By Pauline Mago-King
It has only been two weeks since the conclusion of the Asia-Pacific Economic Cooperation (APEC) summit, yet much has transpired – to the dismay of host country Papua New Guinea.
Papua New Guinea’s trajectory to this monumental event has been one involving great strides from the moment it secured the bid to host APEC in 2013.
In preparation for the summit, the PNG government stretched its expenditure to clean up the nation’s capital of Port Moresby – a move to improve international perceptions that will eventually translate into investment opportunities.
One can see this “clean-up” in Port Moresby via newly sealed roads, the 145 million kina (NZ$62 million) upgrade of Jackson’s International Airport, and the extravagant APEC Haus and Convention Centre.
Not to mention the controversial boulevard consisting of a six-lane road, outside the National Parliament.
Prior to the 21 member states’ two-day meeting, Prime Minister Peter O’Neill described the event as one that would place PNG on the world map by boosting tourism and lucrative resource project agreements.
These advantages could lead to more employment, especially in an economy where only 15 percent of the population are employed in the formal sector.
Additionally, there is an opportunity to tackle skills shortages within PNG.
Yet for all the economic advantages that await PNG, a myriad of issues continue to beset the country and this has been magnified through APEC.
The cost of rehabilitating PNG’s waning image has ultimately placed the people’s needs on the backburner, even after Australia’s donation of $100 million and China giving $35 million.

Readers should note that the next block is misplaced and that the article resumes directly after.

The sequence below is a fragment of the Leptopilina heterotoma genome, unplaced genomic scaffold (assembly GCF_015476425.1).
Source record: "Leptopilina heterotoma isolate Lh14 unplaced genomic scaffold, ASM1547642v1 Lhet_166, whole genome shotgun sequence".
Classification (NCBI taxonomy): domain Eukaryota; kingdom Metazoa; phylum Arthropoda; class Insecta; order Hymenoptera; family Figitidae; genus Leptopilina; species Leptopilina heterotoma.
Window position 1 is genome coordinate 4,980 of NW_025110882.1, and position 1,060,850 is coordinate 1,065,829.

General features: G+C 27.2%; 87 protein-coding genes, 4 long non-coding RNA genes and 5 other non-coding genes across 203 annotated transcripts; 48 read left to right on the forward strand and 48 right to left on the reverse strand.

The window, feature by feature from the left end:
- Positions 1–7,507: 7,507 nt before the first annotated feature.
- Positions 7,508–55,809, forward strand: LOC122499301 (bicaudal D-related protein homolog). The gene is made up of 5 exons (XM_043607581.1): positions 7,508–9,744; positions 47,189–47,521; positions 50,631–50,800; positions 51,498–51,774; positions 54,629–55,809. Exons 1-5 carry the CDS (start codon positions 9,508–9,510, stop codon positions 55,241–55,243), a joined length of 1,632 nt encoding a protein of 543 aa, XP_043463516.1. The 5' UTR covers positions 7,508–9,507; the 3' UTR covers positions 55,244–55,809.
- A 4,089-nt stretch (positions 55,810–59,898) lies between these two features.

Currently, polio has re-emerged with three new cases having been reported just last week, now bringing the total to 25 and one death so far.
Apart from polio, tuberculosis continues to be a formidable challenge for PNG’s health system.
This is the bitter reality for most Papua New Guineans who lack access to basic health services.
While Port Moresby has new roads, much of the rural areas in PNG remain disconnected with services nowhere to be found.
Granted, if there are aid posts and clinics, it is likely that medicine is unavailable, as exemplified by prominent journalist Scott Waide.
Media freedom barriers
Apart from exacerbating health issues, PNG’s media freedom faces barriers which have been amplified throughout the APEC summit coverage.
Case in point: PNG journalists were not allowed to cover Chinese President Xi Jinping’s dinner with colleagues from eight Pacific nations.
The suspension-turned-reinstatement of Scott Waide amid his airing of a report on the government’s spending, particularly about the controversial 40 Maseratis.
His reinstatement, however, is a compelling testament to many Papua New Guineans’ frustration with the state of governance, particularly at the grassroots level.
While Port Moresby came to a standstill for the 2018 APEC Summit, villages throughout PNG were occupied with their own routines.
Life is not as simple as it used to be and this rings true for villages like Efogi.
Nestled on the slopes of the Owen Stanley Ranges, Efogi receives trekking tourists embarking on the Kokoda Trail.
In all its years of participating in the “Kokoda experience”, Efogi seems untouched from the hustle and bustle in Port Moresby.
Papua New Guinean writer Rashmii Bell, who also has a background in psychology and criminology, recently trekked along the Kokoda where she was able to observe the state of development in rural areas such as Efogi.
“What’s being developed in Moresby is not translating to the rural population – there is a huge difference. We want to wait and see what happens after [APEC], but we have valid reason to pre-empt based on the development that has happened in the past 18 months where Moresby has transformed whereas the rest of PNG has not.”